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Midcentury home with Northwest Contemporary vibes asks $2 million in Madison Park

Wood paneling for days

Gardens border the home’s front entry.
Alex Korobov, Vuzario Inc.

Seattle’s explosion of midcentury homes, a very pretty side effect of the Boeing boom, are often in a kind of regional style, built to nestle in hillsides among evergreen trees. It’s a perfect jumping-off point for Northwest Contemporary architecture to really emerge, taking those low-key, nature-forward designs and wood accents and applying them to soaring ceilings, creative window banks, and some later style trends.

This four-bedroom home built in 1964 in Madison Park sits right before that point of transition, with the design hallmarks of many a Seattle-area midcentury, like dramatic-but-minimalist wood paneling, asymmetrical vaulted ceilings, and two iconic fireplaces of the era: one tall, stone fireplace, another freestanding. Some work from the 1980s adds some texture from later eras.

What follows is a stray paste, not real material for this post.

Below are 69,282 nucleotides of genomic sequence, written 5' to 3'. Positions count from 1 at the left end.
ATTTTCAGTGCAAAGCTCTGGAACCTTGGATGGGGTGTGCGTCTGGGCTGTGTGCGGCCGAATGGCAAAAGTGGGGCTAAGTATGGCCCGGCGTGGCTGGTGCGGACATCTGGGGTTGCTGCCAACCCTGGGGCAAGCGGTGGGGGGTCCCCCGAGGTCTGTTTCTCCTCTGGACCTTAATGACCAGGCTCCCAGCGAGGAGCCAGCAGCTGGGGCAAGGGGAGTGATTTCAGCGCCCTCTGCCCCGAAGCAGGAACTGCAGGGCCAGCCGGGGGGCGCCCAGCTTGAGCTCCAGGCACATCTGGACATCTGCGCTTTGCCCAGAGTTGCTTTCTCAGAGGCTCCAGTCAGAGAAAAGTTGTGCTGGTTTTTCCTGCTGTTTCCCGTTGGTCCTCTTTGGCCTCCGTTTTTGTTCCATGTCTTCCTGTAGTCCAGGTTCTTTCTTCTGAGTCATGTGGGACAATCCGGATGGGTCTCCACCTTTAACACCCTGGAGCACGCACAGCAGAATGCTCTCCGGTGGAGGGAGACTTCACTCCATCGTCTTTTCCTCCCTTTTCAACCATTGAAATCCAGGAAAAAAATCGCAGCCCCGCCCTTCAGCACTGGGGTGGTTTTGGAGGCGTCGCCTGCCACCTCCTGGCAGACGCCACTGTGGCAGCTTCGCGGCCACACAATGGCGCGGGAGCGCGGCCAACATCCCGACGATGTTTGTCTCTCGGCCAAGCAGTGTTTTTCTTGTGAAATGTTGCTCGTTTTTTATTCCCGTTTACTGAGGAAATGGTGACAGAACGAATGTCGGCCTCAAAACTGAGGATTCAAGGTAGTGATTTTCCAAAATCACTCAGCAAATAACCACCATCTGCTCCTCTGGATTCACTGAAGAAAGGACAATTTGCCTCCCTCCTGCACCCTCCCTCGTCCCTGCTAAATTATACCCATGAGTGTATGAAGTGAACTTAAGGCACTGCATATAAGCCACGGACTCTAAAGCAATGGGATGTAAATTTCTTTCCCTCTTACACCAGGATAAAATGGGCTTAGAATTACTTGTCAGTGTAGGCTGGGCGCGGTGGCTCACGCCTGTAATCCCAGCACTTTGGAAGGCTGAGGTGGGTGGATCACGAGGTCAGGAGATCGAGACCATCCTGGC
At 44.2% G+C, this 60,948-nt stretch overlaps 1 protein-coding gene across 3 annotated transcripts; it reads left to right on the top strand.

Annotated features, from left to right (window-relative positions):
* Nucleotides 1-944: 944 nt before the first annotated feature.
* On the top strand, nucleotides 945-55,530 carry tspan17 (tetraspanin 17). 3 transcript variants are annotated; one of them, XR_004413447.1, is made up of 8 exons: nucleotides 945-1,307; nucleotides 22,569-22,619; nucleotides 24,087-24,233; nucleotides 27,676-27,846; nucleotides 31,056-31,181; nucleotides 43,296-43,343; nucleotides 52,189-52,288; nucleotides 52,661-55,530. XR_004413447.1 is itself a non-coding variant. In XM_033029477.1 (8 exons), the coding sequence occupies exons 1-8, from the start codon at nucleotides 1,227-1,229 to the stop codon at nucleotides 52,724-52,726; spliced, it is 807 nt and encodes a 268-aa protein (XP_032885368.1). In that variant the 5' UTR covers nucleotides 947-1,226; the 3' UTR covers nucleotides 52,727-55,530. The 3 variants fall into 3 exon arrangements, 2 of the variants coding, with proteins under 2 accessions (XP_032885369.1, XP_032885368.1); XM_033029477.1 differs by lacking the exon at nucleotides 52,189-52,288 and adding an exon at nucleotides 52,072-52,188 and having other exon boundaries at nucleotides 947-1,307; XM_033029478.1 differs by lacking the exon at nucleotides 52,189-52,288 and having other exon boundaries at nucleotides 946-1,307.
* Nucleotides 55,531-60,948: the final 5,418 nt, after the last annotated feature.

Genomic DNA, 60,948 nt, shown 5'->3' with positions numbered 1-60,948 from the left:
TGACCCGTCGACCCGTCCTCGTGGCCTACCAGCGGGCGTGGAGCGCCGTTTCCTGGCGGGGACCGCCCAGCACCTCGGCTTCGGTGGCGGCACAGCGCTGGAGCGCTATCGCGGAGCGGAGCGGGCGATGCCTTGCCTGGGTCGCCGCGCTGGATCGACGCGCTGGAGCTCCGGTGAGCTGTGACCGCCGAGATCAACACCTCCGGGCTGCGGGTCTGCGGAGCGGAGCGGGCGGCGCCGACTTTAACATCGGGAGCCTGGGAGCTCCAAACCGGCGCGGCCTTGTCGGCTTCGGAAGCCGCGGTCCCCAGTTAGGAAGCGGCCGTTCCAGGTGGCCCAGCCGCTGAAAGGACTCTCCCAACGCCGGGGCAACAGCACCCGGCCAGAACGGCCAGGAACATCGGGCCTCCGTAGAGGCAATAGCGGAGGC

The home was designed by Barden Erickson, one of the founders of architecture firm Calliston—now Calliston RKTL—before a long career at Nordstrom as a store architect and planner, eventually rising to VP. So far, it’s just had one owner. It was featured in the Seattle Times twice: once shortly after its construction as Home of the Month, and again as a Sunday pictorial in 1968.

2215 40th Avenue E was first listed back in January but was staged and relisted in late April for $2.05 million through Just Real Seattle.

Wood paneling warms up the home’s formal entertaining spaces, including a semi-open dining room and sitting area.
The dining area includes built-in buffet with a connection to the kitchen.
A classic stone fireplace is constructed from basalt quarried in Eastern Washington.
A more contemporary bay with a window bench lines the kitchen, part of a 1980s remodel and expansion.
The master suite has its own vaulted ceilings with exposed beam. Other bedrooms include wood paneling or their own vaulted ceiling.
A larger rec room includes quarry-tile floors, hemlock paneling, a statement fireplace similar to the one pictured in the home in the 1960s, and a pass-through window to the kitchen.